*Howie Lempel (via private message, named with permission, representing only himself and not his employer) suggested the "subsidized loans" framing, which makes the issue a bit clearer. Instead of thinking of a $1,000 donation to microcredit as $1,000 loaned out over and over, we can think of it as $1,000 distributed in the form of lower interest on many $1,000 loans, at the price of a complicated infrastructure to handle repayment. It's not obvious that this is better than just giving the same number of people the per-loan subsidy now as a cash transfer.

      In general, it seems to me that we should expect that the loans that create the most value will be the ones that can also be made on a for-profit basis, so we're at best subsidizing the marginal loans - the loans that are just barely worth it.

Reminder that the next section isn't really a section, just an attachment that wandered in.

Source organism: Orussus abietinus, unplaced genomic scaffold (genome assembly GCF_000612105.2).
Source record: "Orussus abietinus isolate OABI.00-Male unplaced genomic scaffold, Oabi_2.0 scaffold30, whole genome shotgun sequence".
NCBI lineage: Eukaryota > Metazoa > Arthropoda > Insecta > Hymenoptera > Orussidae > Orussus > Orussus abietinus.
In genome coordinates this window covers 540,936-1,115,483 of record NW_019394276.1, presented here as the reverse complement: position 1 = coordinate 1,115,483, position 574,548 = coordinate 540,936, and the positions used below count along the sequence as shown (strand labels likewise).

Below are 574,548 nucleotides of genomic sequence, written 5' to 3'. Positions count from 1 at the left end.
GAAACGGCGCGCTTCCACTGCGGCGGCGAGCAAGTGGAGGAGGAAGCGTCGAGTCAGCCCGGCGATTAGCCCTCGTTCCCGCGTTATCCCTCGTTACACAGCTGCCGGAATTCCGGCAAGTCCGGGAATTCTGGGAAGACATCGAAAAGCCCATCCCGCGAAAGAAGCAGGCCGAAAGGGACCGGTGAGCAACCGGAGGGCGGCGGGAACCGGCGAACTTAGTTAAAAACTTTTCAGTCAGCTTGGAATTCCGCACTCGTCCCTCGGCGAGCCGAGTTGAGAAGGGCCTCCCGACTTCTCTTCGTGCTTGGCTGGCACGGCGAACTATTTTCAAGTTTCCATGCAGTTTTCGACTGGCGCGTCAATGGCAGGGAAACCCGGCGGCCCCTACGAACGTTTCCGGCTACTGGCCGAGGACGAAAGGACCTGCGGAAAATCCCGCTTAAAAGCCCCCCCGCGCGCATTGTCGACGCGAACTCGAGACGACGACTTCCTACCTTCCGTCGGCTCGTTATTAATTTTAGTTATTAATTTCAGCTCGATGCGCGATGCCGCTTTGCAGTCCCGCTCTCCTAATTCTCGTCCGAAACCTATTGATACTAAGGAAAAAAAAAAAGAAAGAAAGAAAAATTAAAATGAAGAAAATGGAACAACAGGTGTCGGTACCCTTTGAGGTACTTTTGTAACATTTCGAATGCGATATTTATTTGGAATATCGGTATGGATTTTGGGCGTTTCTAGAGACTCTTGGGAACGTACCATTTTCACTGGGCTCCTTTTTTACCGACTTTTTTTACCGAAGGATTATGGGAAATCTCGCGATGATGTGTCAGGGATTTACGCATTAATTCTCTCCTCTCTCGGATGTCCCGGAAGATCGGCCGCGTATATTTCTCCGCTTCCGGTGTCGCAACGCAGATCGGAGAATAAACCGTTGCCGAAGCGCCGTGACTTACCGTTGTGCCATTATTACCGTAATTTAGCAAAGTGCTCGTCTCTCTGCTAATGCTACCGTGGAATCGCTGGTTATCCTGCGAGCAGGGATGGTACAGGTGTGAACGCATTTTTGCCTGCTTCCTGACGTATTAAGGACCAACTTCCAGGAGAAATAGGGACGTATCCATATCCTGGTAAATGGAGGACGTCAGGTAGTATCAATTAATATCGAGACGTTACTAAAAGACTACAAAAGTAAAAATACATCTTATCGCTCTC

Reply
  2. Owen CB

    I'm not bullish on microfinance, but reason X doesn't seem like obviously nonsense to me. If we think we can help the world unusually much with our dollars relative to dollars in society at large, we should be much more interested in cases where we -- or others who are effectively value-aligned --capture (a fraction of) the returns, compared to the returns being held by another part of society.

    This is related to what Julia was getting at: if it *were* the case that everyone reinvested in microfinance, we'd have the effective value-alignment, so reason X *would* be nonsense.

    Reply
    1. Benquo Post author

      I think that your argument favors for-profit microlending, but not charitable microlending. The prospect of a combined consumer and producer surplus is a pretty strong argument that an investment produces social value on net.